Study: Midlevel providers expand dental care to those in need

Mary Otto

About Mary Otto

Mary Otto, a Washington, D.C.-based freelancer, is AHCJ's topic leader on oral health and the author of "Teeth: The Story of Beauty, Inequality, and the Struggle for Oral Health in America." She can be reached at mary@healthjournalism.org.

Image by Herry Lawford via flickr.

Image by Herry Lawford via flickr.

From dental therapists working in clinics in rural Alaska and urban Minnesota to hygienists using telehealth technology in California schools, innovative models are showing promise in getting cost-effective dental care to some of the millions of Americans who now lack it, according to a new study from the Pew Charitable Trusts.

Today’s report, “Expanding the Dental Team,” examines three nonprofit settings where midlevel dental providers are employed as part of larger dental teams. The paper concludes that the workers have successfully expanded services to previously underserved populations; and that their employment is a cost-efficient method of delivering care.

The report offers case studies of a tribal-owned clinic in Alaska; a federally qualified health center in Minneapolis and a telehealth project operated by the University of the Pacific School of Dentistry at sites in California.

Study researchers conducted site visits, interviewed dental team members, clinic administrators and patients and reviewed practice records for the three programs. They found wide variation among the practices but concluded that all three models allowed nonprofits to stretch their funds while providing increase access to care.

“Specifically, in the Alaska case in 2012, two dental therapists provided care to 1,352 patients, many of whom received regular access to dental care for the first time. When compared to the reimbursement value of the care they delivered, the therapists exceeded their costs of employment by a combined $216,000,” they wrote.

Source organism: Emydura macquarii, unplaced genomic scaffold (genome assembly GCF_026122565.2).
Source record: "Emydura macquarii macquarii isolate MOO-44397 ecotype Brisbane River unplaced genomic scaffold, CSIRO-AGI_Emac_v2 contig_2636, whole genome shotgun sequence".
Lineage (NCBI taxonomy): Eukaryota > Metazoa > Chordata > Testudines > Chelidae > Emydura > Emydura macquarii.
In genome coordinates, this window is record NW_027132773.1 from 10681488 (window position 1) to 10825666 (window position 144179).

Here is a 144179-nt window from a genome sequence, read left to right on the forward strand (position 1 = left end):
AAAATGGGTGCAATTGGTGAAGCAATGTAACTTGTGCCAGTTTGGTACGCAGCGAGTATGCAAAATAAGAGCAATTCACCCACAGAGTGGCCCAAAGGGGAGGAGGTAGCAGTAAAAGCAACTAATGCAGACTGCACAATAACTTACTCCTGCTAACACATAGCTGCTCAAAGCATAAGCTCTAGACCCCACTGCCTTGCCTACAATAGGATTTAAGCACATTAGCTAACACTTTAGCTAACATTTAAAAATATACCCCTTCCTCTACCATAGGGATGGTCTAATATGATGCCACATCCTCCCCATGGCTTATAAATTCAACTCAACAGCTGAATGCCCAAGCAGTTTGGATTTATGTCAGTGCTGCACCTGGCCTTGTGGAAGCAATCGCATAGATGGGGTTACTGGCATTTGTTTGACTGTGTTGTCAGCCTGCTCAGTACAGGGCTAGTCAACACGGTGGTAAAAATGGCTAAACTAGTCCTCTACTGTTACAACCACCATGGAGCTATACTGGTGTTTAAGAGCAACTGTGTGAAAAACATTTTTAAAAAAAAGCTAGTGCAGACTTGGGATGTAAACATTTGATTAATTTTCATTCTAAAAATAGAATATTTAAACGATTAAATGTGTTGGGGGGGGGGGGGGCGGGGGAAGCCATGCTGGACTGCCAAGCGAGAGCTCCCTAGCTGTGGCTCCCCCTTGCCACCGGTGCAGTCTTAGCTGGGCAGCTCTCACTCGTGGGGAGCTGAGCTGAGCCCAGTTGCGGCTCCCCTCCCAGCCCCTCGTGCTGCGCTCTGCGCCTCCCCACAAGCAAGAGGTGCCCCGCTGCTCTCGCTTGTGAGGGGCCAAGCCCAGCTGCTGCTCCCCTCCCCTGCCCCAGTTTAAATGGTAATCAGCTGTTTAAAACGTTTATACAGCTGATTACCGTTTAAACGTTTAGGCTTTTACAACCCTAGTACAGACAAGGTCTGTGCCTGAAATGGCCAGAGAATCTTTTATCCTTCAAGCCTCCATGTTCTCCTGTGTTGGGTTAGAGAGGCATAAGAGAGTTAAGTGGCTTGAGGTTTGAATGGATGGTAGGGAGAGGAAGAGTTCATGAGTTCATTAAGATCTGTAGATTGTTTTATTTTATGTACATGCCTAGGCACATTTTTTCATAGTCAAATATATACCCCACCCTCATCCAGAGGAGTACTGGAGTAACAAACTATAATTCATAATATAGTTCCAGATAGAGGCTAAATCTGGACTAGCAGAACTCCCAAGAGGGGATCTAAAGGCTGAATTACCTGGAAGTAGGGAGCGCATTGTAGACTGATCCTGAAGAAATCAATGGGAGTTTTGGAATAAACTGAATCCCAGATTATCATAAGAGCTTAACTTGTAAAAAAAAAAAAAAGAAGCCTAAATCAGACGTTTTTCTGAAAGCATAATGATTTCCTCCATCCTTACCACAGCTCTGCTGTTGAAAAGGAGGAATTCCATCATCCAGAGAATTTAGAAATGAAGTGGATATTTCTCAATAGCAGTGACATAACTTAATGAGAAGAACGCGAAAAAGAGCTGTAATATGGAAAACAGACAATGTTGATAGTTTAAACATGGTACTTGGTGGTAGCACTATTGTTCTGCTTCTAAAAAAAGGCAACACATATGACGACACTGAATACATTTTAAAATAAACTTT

“In the Minnesota case, a dental therapist hired by a ‘safety net’ clinic that serves a primarily low income and heavily immigrant population conducted 1,756 patient visits in the study year. The estimated Medicaid revenue she generated exceeded her employment costs by more than $30,000, leading the clinic to hire a second dental therapist to address further unmet needs,” they added.

“In California, the Virtual Dental Home was able to serve low-income children who did not have a regular source of dental care,” the authors noted. While the dental home program is currently funded predominantly by grants, the study authors estimated that the revenue that could be generated by billing California’s Medicaid program would cover more than half of the program’s costs.

“At the national level, where average salaries are lower and the average Medicaid reimbursement rate is higher than in California, Medicaid payments could exceed program costs,” they wrote.

Most dentists do not accept Medicaid, complaining of its low reimbursement rates and bureaucratic red tape. Millions of Americans live in areas with dentist shortages. Thousands of people suffering from dental pain turn up in emergency rooms each year. A number of states are considering midlevel dental providers in their efforts to address such needs. Legislators in Maine recently approved a version of the dental therapist model, following the lead of Minnesota and tribal areas of Alaska.

Yet dental therapists, who provide a range of services including drilling and extracting teeth, have been fiercely opposed by dental organizations, including the American Dental Association (ADA). The group has acknowledged the nation’s “dental health crisis” but contends that no one except dentists should be allowed to perform irreversible surgical procedures.

As part of a larger “Action for Dental Health” initiative unveiled last year the ADA has been promoting its own alternative model, called a Community Dental Health Coordinator – not a midlevel provider but trained to deliver oral health education and prevention services.

At the same time, ADA leaders recently announced their support for the passage of the Action for Dental Health Act of 2014. The bill, HR 4395, introduced by Rep. Robin Kelly, D-Ill., would fund two five-year federal grants to support programs aimed at addressing disparities in access to dental care.

One grant would offer $10 million annually to qualified programs such as Mission of Mercy and Give Kids a Smile that assist dentists in offering free dental services to thousands of poor and uninsured people each year.

The second grant would fund ADA-supported initiatives including projects aimed at getting more care to nursing home patients; diverting people with dental emergencies from emergency rooms to community clinics; strengthening dental services in safety net clinics and increasing funding for Medicaid.

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